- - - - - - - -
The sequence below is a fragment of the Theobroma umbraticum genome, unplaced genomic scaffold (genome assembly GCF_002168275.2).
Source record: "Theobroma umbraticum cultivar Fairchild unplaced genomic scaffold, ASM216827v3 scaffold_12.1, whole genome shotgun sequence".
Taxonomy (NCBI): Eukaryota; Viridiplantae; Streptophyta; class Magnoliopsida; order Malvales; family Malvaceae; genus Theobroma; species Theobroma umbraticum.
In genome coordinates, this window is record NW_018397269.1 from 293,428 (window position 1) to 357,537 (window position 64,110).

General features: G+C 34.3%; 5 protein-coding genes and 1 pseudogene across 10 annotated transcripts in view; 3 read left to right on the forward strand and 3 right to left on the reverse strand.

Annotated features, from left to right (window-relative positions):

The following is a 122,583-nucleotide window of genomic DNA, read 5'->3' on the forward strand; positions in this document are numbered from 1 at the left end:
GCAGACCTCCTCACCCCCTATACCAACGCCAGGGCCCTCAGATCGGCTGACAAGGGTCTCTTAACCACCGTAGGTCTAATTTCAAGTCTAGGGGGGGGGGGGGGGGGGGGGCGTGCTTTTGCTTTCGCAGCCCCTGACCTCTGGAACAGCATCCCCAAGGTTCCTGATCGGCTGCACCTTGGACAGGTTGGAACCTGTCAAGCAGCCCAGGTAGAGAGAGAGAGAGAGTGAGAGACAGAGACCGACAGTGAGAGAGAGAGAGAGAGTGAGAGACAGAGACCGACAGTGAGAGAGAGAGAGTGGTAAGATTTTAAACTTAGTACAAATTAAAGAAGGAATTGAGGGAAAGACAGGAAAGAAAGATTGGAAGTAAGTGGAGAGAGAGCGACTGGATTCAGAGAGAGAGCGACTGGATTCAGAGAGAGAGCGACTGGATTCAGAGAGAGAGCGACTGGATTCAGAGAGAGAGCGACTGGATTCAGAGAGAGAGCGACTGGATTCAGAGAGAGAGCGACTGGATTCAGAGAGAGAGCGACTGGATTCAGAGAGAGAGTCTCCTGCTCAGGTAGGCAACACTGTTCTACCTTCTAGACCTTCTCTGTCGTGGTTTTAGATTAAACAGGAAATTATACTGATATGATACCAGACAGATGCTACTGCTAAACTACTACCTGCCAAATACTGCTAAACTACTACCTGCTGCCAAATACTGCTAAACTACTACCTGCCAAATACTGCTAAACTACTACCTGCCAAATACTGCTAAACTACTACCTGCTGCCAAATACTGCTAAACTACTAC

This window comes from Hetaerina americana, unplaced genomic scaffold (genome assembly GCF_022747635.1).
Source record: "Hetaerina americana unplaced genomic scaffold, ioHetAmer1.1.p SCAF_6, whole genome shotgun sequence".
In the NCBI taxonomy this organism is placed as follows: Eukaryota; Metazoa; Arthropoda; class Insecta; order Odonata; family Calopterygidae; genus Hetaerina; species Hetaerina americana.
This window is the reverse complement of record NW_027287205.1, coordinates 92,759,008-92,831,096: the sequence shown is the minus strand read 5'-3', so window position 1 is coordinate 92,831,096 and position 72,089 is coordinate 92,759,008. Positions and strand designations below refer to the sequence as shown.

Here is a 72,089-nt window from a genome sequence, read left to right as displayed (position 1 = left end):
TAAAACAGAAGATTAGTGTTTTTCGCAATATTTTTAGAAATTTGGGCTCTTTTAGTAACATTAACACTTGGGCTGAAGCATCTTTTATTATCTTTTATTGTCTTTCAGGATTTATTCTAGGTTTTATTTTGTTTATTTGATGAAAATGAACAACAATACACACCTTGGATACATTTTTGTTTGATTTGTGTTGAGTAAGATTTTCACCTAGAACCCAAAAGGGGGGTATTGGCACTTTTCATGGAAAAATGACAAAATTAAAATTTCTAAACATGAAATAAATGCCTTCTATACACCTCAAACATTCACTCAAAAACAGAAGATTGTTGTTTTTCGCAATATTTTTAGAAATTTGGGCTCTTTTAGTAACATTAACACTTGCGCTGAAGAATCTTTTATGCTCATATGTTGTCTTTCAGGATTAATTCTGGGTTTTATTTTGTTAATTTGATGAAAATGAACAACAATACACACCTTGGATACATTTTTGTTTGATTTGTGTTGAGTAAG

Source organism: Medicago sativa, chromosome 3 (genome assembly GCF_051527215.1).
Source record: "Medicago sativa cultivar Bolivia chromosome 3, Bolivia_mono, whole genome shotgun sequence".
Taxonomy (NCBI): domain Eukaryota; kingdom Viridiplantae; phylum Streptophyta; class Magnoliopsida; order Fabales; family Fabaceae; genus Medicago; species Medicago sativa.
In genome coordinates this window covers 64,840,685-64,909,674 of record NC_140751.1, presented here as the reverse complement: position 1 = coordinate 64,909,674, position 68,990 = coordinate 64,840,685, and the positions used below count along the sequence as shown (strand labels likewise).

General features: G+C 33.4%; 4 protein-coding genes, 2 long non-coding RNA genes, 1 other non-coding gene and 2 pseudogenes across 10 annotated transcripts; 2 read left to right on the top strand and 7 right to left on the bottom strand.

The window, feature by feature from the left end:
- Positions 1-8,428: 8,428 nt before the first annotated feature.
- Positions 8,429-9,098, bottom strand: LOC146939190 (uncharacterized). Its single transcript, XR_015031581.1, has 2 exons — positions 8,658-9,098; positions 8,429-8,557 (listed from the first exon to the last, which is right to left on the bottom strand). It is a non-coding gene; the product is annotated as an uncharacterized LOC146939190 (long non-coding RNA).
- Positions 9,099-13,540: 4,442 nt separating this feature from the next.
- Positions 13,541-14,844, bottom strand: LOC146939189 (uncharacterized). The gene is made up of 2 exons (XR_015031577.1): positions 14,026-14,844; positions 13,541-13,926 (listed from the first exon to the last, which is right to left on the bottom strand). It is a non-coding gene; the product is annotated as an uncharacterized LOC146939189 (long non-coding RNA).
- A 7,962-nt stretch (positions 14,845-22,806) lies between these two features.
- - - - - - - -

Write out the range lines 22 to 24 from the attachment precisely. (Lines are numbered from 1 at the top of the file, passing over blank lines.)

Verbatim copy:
- Positions 8,429-9,098, bottom strand: LOC146939190 (uncharacterized). Its single transcript, XR_015031581.1, has 2 exons — positions 8,658-9,098; positions 8,429-8,557 (listed from the first exon to the last, which is right to left on the bottom strand). It is a non-coding gene; the product is annotated as an uncharacterized LOC146939190 (long non-coding RNA).
- Positions 9,099-13,540: 4,442 nt separating this feature from the next.
- Positions 13,541-14,844, bottom strand: LOC146939189 (uncharacterized). The gene is made up of 2 exons (XR_015031577.1): positions 14,026-14,844; positions 13,541-13,926 (listed from the first exon to the last, which is right to left on the bottom strand). It is a non-coding gene; the product is annotated as an uncharacterized LOC146939189 (long non-coding RNA).